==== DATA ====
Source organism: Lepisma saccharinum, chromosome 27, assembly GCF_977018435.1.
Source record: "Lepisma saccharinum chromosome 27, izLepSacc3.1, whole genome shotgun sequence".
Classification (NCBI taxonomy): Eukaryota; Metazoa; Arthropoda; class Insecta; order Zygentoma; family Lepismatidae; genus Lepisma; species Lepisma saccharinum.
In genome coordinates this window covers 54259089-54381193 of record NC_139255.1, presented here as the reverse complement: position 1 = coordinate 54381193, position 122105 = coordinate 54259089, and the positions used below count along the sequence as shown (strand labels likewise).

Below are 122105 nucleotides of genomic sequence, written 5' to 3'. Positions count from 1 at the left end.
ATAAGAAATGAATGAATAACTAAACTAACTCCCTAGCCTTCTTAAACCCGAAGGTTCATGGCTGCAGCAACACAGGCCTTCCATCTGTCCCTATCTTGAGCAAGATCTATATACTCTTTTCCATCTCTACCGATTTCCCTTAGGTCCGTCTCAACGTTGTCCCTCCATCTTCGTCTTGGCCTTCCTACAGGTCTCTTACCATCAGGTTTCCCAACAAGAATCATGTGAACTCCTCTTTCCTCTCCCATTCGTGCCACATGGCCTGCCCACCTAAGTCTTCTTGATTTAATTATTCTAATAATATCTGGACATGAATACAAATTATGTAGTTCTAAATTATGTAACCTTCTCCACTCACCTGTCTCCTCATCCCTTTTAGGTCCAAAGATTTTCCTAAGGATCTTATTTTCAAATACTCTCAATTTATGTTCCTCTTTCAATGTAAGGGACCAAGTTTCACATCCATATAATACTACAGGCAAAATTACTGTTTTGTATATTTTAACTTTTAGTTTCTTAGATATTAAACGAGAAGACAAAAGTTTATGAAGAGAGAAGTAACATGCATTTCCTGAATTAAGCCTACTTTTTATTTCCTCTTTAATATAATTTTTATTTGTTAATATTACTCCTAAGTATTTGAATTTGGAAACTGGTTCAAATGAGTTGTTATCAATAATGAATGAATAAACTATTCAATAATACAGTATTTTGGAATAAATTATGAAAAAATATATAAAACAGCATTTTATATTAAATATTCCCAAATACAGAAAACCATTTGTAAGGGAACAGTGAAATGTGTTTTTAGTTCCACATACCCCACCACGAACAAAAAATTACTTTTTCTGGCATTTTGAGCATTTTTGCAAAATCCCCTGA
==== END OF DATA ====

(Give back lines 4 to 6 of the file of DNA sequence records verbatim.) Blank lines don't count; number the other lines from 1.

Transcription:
In genome coordinates this window covers 54259089-54381193 of record NC_139255.1, presented here as the reverse complement: position 1 = coordinate 54381193, position 122105 = coordinate 54259089, and the positions used below count along the sequence as shown (strand labels likewise).

Below are 122105 nucleotides of genomic sequence, written 5' to 3'. Positions count from 1 at the left end.
ATAAGAAATGAATGAATAACTAAACTAACTCCCTAGCCTTCTTAAACCCGAAGGTTCATGGCTGCAGCAACACAGGCCTTCCATCTGTCCCTATCTTGAGCAAGATCTATATACTCTTTTCCATCTCTACCGATTTCCCTTAGGTCCGTCTCAACGTTGTCCCTCCATCTTCGTCTTGGCCTTCCTACAGGTCTCTTACCATCAGGTTTCCCAACAAGAATCATGTGAACTCCTCTTTCCTCTCCCATTCGTGCCACATGGCCTGCCCACCTAAGTCTTCTTGATTTAATTATTCTAATAATATCTGGACATGAATACAAATTATGTAGTTCTAAATTATGTAACCTTCTCCACTCACCTGTCTCCTCATCCCTTTTAGGTCCAAAGATTTTCCTAAGGATCTTATTTTCAAATACTCTCAATTTATGTTCCTCTTTCAATGTAAGGGACCAAGTTTCACATCCATATAATACTACAGGCAAAATTACTGTTTTGTATATTTTAACTTTTAGTTTCTTAGATATTAAACGAGAAGACAAAAGTTTATGAAGAGAGAAGTAACATGCATTTCCTGAATTAAGCCTACTTTTTATTTCCTCTTTAATATAATTTTTATTTGTTAATATTACTCCTAAGTATTTGAATTTGGAAACTGGTTCAAATGAGTTGTTATCAATAATGAATGAATAAACTATTCAATAATACAGTATTTTGGAATAAATTATGAAAAAATATATAAAACAGCATTTTATATTAAATATTCCCAAATACAGAAAACCATTTGTAAGGGAACAGTGAAATGTGTTTTTAGTTCCACATACCCCACCACGAACAAAAAATTACTTTTTCTGGCATTTTGAGCATTTTTGCAAAATCCCCTGA